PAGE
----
Lord of The Rings Analysis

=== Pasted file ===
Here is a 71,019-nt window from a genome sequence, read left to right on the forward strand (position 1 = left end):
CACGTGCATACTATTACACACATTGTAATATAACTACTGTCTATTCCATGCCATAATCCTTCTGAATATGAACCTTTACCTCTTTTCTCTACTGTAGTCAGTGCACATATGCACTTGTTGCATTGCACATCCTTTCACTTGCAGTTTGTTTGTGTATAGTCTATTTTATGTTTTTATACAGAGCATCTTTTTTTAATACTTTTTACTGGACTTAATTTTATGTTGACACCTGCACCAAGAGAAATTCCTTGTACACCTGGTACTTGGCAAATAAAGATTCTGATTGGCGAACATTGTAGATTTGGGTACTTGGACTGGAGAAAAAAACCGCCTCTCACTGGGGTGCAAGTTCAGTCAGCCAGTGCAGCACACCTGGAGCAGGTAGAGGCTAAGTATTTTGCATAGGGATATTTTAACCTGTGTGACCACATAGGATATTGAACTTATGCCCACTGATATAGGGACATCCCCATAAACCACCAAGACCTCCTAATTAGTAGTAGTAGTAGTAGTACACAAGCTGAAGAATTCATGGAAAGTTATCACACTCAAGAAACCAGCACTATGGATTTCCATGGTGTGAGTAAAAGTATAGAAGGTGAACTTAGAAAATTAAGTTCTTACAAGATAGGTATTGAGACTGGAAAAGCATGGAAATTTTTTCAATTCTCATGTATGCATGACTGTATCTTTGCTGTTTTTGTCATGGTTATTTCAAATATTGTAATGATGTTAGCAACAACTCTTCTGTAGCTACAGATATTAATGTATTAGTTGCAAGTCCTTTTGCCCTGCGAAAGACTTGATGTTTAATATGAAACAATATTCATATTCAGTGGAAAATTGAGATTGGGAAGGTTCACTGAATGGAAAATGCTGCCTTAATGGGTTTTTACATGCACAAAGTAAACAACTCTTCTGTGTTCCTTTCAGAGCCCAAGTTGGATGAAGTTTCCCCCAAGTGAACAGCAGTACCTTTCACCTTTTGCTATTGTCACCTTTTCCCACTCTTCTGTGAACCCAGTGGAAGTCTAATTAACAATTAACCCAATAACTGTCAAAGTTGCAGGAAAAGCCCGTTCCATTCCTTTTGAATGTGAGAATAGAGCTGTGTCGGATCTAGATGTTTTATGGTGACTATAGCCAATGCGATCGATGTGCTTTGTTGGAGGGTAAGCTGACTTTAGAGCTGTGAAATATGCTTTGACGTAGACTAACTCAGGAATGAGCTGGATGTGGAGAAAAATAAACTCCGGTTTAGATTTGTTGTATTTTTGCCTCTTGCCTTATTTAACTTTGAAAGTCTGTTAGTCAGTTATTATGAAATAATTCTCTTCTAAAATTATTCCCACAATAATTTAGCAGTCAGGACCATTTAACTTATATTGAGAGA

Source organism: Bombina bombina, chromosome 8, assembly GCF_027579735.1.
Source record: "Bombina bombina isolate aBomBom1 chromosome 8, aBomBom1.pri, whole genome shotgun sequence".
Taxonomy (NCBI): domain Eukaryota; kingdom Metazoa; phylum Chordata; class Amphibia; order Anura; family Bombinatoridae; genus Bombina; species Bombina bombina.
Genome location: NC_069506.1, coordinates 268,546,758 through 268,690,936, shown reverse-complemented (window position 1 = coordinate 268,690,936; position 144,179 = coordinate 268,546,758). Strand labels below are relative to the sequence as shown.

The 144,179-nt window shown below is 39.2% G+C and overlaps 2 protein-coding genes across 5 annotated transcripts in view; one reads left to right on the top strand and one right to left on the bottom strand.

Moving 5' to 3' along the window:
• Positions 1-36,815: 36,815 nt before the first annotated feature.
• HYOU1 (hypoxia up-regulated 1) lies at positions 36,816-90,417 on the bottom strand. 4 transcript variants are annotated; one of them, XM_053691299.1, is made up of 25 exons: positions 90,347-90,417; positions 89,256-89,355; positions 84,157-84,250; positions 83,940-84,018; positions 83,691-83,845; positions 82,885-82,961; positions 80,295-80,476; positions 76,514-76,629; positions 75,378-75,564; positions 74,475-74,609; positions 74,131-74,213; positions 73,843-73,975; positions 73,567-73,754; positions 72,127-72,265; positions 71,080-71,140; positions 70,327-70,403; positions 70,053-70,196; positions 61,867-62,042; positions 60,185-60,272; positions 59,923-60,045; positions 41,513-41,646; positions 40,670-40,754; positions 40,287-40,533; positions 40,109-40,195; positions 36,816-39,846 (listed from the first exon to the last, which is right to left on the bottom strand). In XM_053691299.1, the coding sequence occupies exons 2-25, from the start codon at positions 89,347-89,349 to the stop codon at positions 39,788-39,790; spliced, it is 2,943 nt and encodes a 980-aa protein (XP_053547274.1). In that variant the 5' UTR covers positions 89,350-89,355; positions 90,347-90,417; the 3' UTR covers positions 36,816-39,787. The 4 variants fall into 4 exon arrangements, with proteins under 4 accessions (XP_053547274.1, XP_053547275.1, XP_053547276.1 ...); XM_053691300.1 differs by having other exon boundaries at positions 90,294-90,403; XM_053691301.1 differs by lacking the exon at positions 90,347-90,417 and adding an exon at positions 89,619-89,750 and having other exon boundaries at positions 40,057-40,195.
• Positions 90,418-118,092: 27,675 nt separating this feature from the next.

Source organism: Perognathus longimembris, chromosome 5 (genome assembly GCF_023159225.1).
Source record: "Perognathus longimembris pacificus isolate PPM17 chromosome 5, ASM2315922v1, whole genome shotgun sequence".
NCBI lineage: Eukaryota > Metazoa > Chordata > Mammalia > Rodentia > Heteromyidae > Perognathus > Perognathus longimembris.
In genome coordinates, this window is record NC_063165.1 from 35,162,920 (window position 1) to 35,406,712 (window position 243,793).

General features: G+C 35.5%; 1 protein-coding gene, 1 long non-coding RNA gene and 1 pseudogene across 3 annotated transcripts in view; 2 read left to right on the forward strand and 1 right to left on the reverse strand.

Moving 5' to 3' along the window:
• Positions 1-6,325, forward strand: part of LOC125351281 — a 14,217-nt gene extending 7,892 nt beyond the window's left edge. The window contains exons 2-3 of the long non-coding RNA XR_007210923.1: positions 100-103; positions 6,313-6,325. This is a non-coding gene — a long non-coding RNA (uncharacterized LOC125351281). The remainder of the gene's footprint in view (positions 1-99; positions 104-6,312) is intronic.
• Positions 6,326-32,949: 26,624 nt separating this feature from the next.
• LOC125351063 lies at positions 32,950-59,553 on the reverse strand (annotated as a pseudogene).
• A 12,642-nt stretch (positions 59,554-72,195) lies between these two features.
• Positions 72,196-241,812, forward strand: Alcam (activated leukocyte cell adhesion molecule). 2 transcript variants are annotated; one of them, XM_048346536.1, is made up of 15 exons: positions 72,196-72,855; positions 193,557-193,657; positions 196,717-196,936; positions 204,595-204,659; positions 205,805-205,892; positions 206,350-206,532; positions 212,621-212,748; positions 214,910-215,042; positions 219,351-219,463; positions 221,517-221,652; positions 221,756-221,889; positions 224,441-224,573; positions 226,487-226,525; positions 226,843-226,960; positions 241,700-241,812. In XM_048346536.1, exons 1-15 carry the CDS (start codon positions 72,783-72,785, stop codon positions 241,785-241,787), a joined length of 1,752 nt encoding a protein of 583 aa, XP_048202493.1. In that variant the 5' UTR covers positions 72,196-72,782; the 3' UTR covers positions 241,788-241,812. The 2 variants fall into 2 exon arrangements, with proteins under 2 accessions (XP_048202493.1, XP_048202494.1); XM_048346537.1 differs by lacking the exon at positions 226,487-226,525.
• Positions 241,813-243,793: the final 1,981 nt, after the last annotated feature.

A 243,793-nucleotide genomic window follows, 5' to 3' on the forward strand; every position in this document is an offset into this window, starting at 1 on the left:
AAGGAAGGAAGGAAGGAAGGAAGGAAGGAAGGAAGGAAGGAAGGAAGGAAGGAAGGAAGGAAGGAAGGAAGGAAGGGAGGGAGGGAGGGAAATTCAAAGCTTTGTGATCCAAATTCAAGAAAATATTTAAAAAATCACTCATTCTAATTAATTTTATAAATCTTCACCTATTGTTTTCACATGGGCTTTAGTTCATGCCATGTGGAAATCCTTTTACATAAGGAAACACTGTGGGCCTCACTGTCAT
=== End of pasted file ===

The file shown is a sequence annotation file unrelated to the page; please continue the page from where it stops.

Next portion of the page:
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he Lord of the Rings: Fellowship of the Ring is a fantasy novel set in an entirely different time period and in an extraordinarily different world. This story is part of a trilogy that transitions seamlessly into the ending of the prequel book, “The Hobbit.” At the end of “The Hobbit,” Bilbo Baggins, a hobbit, a hobbit is a half-sized human, comes home from an adventure and during his journey, he manages to obtain a magical ring. This ring is magical because when you happen to wear it, you turn invisible. It also had the power to prolong the life of the wearer. The start of the Fellowship begins with Bilbo's 111th birthday and Bilbo is getting ready to leave the Shire. The Shire is the region of Middle-Earth where the hobbits reside. Middle-Earth is the continent in which this story takes place. So Bilbo is looking to leave the Shire and wants to leave his possessions with his cousin, Frodo Baggins, who is much younger then he is. Amongst these possessions is the magical ring. Bilbo has second thoughts about giving Frodo the ring but is talked into doing so by his good friend Gandalf the Grey. Gandalf the Grey is one of a few powerful wizards that inhabit Middle-Earth. Gandalf fears that the ring that has been in Bilbo's possession for so long could be the “one ring,” The “one ring” is a ring of myth and has been lost to history. It was created by Sauron who was the most powerful being to ever exist and was pure evil. With the power of the “one ring” he almost brought Middle-Earth to destruction and complete tyranny. Sauron was defeated and the “one ring” was supposedly destroyed or at least believed to be. It happened to not be the case and during Bilbo's adventures when he was younger, he stumbled upon th... ... middle of paper ... ...ce Sauron as true evil. Leaving Lorien, the Fellowship proceeds by boat along the Aduin, the great river. Eventually the party finally meets Gollum who has been following them ever since they left Rivendell. They decide to do nothing about him and instead pity him for what he has become. The party finally reaches the Falls of Rauros and must decide whether to head toward Mordor or go directly to the city of Minas Tirith, the capital of the Southern lands. Boromir ultimately becomes consumed with the Ring's power and he decides to take it for himself. He confronts Frodo and Frodo is forced to fend off Boromir. Realizing the power of the ring and his inability to trust other people, Frodo decides that he must go on to Mordor alone. He tries to leave discretely but Sam notices him trying to flee and follows him, and so the two set out together for Mordor.
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